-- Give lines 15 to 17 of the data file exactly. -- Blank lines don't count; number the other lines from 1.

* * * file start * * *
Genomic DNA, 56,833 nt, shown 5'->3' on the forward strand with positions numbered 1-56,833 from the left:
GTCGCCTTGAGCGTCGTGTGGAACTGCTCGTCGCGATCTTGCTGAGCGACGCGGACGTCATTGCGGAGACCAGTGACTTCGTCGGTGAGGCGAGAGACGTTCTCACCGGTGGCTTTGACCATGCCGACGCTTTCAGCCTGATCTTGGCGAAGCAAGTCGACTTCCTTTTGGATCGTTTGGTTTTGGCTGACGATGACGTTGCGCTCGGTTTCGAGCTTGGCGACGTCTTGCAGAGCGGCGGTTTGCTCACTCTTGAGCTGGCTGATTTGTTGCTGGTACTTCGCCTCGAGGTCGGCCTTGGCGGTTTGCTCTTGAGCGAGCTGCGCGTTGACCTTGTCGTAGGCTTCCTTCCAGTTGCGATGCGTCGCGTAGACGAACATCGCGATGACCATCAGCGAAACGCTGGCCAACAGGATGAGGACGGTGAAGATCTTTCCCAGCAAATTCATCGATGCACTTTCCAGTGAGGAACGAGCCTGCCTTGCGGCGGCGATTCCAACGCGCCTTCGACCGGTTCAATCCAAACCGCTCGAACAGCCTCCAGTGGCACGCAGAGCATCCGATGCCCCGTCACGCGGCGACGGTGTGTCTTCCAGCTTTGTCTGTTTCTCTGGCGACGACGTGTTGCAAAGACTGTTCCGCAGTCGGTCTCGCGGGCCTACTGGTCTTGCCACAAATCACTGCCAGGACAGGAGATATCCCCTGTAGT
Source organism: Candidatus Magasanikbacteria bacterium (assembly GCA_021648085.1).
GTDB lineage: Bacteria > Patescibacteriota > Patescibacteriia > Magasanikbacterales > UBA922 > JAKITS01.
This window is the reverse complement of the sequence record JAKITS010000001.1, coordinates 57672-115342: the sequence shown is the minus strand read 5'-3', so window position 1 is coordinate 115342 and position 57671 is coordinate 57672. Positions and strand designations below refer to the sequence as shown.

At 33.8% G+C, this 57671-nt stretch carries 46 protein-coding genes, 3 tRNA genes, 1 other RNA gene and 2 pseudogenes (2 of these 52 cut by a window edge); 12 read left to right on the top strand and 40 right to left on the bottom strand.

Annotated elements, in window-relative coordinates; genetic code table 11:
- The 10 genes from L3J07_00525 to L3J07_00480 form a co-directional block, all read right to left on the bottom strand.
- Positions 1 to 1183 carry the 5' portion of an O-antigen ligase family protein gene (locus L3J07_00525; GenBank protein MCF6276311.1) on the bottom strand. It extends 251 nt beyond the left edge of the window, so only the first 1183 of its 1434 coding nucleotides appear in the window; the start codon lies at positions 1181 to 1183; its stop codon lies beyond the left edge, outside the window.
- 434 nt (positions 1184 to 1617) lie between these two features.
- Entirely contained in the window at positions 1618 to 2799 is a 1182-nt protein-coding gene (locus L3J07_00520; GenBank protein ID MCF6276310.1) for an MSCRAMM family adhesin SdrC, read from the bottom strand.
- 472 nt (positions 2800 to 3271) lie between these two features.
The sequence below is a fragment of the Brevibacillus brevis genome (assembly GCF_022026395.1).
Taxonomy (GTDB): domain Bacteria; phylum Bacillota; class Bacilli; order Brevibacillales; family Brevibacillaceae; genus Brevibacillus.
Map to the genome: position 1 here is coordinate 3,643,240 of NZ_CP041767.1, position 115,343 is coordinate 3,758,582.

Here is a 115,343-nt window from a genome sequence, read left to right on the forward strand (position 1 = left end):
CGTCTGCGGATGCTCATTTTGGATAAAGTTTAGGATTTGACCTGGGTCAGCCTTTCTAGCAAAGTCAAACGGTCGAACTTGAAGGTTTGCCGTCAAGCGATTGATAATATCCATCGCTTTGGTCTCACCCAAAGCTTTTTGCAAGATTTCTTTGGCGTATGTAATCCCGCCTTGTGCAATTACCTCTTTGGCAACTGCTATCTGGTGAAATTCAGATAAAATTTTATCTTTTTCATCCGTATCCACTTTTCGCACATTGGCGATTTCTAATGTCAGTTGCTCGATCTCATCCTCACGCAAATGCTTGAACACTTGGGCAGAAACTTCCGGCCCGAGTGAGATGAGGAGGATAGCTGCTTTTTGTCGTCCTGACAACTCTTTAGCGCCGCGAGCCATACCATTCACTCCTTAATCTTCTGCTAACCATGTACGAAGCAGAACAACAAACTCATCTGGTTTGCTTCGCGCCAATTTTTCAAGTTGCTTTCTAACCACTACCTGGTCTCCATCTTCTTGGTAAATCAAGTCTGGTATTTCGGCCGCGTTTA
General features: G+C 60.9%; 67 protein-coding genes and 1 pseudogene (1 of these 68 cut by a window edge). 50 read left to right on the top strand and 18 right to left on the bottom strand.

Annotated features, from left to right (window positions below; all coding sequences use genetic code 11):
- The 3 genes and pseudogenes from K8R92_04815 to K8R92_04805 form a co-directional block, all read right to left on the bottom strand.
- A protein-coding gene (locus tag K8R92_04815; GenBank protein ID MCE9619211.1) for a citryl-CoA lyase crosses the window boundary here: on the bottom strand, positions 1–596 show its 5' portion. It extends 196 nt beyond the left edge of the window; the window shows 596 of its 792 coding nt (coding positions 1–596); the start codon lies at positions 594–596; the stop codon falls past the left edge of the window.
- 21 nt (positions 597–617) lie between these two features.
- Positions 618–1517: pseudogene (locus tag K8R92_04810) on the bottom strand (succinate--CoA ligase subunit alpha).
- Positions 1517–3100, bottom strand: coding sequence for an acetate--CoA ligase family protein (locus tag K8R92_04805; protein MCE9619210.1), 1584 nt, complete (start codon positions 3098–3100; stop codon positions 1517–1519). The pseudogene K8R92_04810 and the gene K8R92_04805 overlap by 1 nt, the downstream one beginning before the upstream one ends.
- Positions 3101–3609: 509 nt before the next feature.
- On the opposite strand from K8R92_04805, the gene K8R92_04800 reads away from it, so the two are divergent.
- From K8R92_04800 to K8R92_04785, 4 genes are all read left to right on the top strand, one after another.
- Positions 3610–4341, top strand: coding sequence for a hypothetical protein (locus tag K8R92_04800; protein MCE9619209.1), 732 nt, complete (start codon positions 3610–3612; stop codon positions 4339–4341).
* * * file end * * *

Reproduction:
Map to the genome: position 1 here is coordinate 3,643,240 of NZ_CP041767.1, position 115,343 is coordinate 3,758,582.

Here is a 115,343-nt window from a genome sequence, read left to right on the forward strand (position 1 = left end):
CGTCTGCGGATGCTCATTTTGGATAAAGTTTAGGATTTGACCTGGGTCAGCCTTTCTAGCAAAGTCAAACGGTCGAACTTGAAGGTTTGCCGTCAAGCGATTGATAATATCCATCGCTTTGGTCTCACCCAAAGCTTTTTGCAAGATTTCTTTGGCGTATGTAATCCCGCCTTGTGCAATTACCTCTTTGGCAACTGCTATCTGGTGAAATTCAGATAAAATTTTATCTTTTTCATCCGTATCCACTTTTCGCACATTGGCGATTTCTAATGTCAGTTGCTCGATCTCATCCTCACGCAAATGCTTGAACACTTGGGCAGAAACTTCCGGCCCGAGTGAGATGAGGAGGATAGCTGCTTTTTGTCGTCCTGACAACTCTTTAGCGCCGCGAGCCATACCATTCACTCCTTAATCTTCTGCTAACCATGTACGAAGCAGAACAACAAACTCATCTGGTTTGCTTCGCGCCAATTTTTCAAGTTGCTTTCTAACCACTACCTGGTCTCCATCTTCTTGGTAAATCAAGTCTGGTATTTCGGCCGCGTTTA